Is predicting that the US debt will increase over the next 10 years?

Author Bio: Joel Ohman is a Certified Financial Planner™ and the founder of a car insurance comparison website as well as a website for comparing insurance providers.

Guess how much the Congressional Budget Office (CBO) is predicting that the US debt will increase over the next 10 years? 250% – from $7.5 trillion to more than $20 trillion! Yes, trillion with a capital T. Lest we forget, a trillion is a thousand billions. That is a ton of moola that Uncle Sam is borrowing.

While the prior couple of sentences are likely not something that should surprise you too much (sadly) since the astronomical US debt load is broadcast almost nightly on the evening news here are a few applications that we can all make for our own personal finances.

#1 Prepare for Good Times and Bad

It’s just the natural course of things that some times the money just seems to pour in while at other times its dryer than dry. For every real estate boom there is usually a corresponding correction. Make sure to prepare yourselves for the added burden and expenses that a job loss, car breakdown, etc can cause you by having your own war chest of money saved up. Don’t be like Uncle Sam and expect to be able to simply borrow your way out of every economic crisis or simply print more money.

#2 The More You Borrow the Harder it is to Borrow

There are certainly good times to borrow money as well as bad times to borrow money. Going into credit card debt just to buy a big screen TV is certainly a bad time while taking out a loan to start a business could end up being a smart move and end up increasing your net worth rather than decreasing your net worth.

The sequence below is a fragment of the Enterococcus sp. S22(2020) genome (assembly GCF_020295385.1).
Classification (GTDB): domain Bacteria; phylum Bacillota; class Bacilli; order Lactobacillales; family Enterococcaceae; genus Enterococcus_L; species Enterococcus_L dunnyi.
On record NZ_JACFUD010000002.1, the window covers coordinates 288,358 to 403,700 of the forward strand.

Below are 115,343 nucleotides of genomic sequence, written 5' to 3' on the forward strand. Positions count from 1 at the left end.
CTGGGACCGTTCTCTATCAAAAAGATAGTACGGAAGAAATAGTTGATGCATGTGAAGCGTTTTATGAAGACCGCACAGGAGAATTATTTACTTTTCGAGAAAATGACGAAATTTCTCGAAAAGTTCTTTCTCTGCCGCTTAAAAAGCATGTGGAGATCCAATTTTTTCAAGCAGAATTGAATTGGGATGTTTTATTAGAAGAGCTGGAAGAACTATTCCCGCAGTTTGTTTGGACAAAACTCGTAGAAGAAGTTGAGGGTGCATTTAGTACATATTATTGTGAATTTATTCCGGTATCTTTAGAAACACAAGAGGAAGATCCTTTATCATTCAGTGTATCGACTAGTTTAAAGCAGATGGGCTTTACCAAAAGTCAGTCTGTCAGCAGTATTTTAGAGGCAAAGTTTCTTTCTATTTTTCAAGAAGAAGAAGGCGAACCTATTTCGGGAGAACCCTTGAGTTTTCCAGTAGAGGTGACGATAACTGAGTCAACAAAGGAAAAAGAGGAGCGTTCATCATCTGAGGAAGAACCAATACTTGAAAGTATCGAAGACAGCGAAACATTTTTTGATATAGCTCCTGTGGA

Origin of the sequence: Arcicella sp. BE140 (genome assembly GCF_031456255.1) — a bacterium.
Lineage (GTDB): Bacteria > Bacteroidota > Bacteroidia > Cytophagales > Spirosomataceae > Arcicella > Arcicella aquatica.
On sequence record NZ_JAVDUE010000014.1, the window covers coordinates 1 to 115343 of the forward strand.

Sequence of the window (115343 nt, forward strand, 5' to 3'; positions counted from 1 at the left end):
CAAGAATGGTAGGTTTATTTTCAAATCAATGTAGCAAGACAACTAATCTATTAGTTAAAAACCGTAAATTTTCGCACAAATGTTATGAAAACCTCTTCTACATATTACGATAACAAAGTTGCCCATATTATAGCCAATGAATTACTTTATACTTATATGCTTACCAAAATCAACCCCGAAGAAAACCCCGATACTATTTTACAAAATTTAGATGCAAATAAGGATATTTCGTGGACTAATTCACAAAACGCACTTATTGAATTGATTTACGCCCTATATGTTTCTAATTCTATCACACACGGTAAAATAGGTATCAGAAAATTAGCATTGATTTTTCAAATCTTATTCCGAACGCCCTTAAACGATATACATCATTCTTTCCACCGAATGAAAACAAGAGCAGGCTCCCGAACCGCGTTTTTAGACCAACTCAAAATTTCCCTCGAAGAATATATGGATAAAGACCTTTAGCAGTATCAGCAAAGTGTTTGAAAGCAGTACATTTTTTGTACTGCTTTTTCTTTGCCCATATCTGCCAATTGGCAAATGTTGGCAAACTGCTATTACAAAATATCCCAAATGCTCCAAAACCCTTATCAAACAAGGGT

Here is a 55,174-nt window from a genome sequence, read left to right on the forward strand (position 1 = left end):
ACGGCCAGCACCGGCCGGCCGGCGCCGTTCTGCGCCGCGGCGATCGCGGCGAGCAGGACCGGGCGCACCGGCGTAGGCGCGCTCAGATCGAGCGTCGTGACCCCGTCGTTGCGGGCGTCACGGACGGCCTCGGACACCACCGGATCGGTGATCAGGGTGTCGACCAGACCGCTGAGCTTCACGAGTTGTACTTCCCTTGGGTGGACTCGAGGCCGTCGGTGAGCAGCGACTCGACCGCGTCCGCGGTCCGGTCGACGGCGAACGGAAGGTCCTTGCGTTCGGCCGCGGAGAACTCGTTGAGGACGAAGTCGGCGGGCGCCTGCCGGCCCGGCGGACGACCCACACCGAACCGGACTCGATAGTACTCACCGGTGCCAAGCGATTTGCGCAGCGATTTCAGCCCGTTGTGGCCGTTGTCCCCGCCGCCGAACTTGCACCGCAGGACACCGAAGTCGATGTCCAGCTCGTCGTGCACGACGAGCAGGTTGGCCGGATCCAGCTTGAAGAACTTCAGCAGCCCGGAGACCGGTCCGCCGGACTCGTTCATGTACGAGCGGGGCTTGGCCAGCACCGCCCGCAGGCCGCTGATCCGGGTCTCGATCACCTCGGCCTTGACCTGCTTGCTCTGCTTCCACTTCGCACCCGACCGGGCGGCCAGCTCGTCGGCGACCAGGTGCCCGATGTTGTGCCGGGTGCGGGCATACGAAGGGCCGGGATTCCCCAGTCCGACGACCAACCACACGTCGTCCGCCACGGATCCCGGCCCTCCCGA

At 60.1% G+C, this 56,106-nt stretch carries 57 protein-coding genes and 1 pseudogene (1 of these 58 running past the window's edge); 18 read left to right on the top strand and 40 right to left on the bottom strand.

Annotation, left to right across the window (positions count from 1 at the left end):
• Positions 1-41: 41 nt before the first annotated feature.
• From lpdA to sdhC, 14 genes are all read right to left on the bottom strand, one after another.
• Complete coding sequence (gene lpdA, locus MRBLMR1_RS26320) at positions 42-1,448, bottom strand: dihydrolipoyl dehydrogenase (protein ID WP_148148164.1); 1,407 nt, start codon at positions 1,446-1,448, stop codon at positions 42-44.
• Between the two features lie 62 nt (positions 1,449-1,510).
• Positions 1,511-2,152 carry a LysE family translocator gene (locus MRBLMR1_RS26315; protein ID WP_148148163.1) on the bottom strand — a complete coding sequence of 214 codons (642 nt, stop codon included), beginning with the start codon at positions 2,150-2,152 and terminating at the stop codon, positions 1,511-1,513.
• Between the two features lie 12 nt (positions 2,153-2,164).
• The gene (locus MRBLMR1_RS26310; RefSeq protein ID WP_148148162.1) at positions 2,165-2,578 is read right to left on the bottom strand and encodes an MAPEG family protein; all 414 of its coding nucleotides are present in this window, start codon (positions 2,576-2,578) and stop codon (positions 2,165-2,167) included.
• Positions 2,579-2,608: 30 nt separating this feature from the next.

Regardless of the reason for borrowing money one thing is for certain. The more money that you borrow then the harder it becomes to borrow more money at attractive interest rates. The more of a debt load you assume then the more riskier of a borrower you become to future lenders.

Lenders will be forced to compensate for this added default risk by either levying much higher interest rates or flat out refusing to loan you additional money (this is why if you enter the terms of almost any payday loan or cash advance loan into a payday loan interest calculator you can see the absolutely enormous APR’s that payday lenders levy on those high risk individuals who seek out a payday loan).

#3 It’s Easy to Lose Focus

Do you ever get the feeling that the government is simply not paying attention? It can be easy to get addicted to the lure of the fast cash and the “easy” money that comes from simply taking out a loan rather than saving or working for the money. Be very careful that you do not drift into the mindset of “Oh, I will just worry about paying it off later.” The focus should be on creating wealth for yourself by working hard, saving money, investing in appreciating and/or income producing assets, innovating, making short term sacrifices to enjoy long term rewards, etc. and NOT borrowing as much money as someone will lend to you to buy consumables.

What do YOU Think?

What other lessons can be learned from the enormous US debt load that we can apply to our own personal finances?

Do you think that Uncle Sam will ever learn from past mistakes and correct the United States’ reliance on debt financing?

What do YOU think is the best approach for the United States to downsize its appetite for debt?